However Michael Gregory, one of the members of the group stated, “I think people who think it’s exploitative are filtering it through their own perceptions. What Antoine did was send a message of strength and anger, and we translated it into a song” (Larry Kless, 2010)

The remix culture can raise the “how far it too far” question. However Kenyetta Cheese sums up the argument quite clearly when she states “They made it more participatory, which increases the value of the original work. They embraced the remix culture and understood they have to contribute back in order to make it spread even further.” This can be seen in the countless remixes of The Bed Intruder Song and the release of an App for the iPhone and Android known as Songify This. It shows that the project is now never ending and continually collaboration of a number of participants.

From Transmedia Storytelling to Transmedia Activism

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With the recent launch online interactive fan experience The Capitol Tour it is easy to see how the Hunger Games falls into the category of Transmedia Storytelling. Starting with the success of book trilogy we have seen The Hunger Games empire grow across media channels spanning into four movies, the online experience, mobile applications and Facebook games.

However it seems that Transmedia Storytelling has also given way to a grassroots movement coined Transmedia Activism. Jenkins describes Transmedia activism as the effort to promote social change, like Transmedia storytelling, by sharing media messages across multiple platforms. Activist fan organizations tap into the myth-making capacity of transmedia franchises to motivate social and political change.

Sticking with the theme of The Hunger Games this grassroots style of activism was seen when the movie was released last year. Oxfam America used hundred of volunteers from the Imagine Better Project to blanket movie theatres during the opening weekend to promote the campaign “Hunger Is Not a Game” which sought to battle world hunger. Using the hype around opening of a new transmedia channel the organisation attempted to make a change explains Vicky Rateau who was the manager of the campaign (Dylan Stableford, 2012).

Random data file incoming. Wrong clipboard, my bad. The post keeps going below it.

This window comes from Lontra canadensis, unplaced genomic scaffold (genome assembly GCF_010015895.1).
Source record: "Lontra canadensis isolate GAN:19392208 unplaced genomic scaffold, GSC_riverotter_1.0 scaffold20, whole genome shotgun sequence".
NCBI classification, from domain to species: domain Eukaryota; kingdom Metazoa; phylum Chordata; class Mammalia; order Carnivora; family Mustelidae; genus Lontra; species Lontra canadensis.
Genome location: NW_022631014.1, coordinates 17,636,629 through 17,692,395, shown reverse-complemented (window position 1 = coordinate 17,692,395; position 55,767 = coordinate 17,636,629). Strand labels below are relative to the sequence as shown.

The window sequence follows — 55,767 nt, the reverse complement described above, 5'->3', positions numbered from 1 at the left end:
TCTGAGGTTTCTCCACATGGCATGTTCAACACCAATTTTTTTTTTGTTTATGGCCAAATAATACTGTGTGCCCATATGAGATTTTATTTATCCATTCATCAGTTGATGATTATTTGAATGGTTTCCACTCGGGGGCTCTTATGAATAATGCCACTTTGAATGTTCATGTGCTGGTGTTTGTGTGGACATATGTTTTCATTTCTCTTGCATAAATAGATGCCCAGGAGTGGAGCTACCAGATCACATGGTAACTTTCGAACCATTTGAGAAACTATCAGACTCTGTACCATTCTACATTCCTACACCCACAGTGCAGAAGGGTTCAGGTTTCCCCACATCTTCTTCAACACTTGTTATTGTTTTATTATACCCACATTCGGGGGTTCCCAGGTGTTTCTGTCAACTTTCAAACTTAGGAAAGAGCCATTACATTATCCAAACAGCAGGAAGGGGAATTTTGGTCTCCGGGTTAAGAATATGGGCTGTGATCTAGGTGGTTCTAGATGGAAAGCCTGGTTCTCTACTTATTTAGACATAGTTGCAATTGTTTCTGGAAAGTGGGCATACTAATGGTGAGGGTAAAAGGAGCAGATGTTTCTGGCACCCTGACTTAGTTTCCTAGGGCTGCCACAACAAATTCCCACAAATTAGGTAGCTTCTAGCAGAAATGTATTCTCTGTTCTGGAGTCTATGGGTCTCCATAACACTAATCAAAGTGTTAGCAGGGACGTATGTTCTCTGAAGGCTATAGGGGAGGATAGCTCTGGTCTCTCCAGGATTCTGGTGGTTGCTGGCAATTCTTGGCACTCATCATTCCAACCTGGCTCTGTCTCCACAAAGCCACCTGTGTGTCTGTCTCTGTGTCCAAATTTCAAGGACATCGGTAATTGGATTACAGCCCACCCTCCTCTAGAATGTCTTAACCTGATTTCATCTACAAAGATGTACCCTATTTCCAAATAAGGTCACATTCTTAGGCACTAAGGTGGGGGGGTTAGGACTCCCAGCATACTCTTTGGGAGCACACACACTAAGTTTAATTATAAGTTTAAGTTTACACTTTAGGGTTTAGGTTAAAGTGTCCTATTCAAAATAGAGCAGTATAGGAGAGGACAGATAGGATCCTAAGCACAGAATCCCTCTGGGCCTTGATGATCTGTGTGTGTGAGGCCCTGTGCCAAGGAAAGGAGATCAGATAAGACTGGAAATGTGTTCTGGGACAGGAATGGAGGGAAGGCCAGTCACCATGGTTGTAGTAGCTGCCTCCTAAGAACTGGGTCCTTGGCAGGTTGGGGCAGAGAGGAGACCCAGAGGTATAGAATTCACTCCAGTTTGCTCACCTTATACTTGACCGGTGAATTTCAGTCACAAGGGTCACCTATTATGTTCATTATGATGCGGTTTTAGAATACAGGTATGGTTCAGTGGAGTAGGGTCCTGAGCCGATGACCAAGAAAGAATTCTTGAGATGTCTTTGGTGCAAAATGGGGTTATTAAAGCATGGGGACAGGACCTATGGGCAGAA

It is not the first time transmedia storytelling has been used to attempt to promote social change. In 2007 a similar campaign was launched known as The Harry Potter Alliance which used parallels from the book to alert people about the effects of global warming, poverty and genocide (Dylan Stableford, 2012). Looking on the Imagine Better website it states It is a place where we take all of the stories and communities that excite us and turn them into fuel for a better world” (Imagine Better Project).

However it seems these heart-warming stories of social change do not have a happy ending again due to this idea of conglomerate control. After the launch of the Hunger Is Not a Game campaign it did not take long for Lionsgate to ask Imagine Better to remove all references to the movie and threaten to take down the site due to copyright (Steven Zeitchik, 2012). A spokesperson also stated that the campaign came into conflict with deals that the studio made with other anti-hunger groups (Steven Zeitchik, 2012).

Evan Dehavan of Ignition Interative sum up the idea well when he states “we want to bring things to life and allow people to tell stories through technology rather than telling people to live within these boxes and these rules while they’re making something. Now we’re just looking forward to fans and the world seeing what we’ve created.”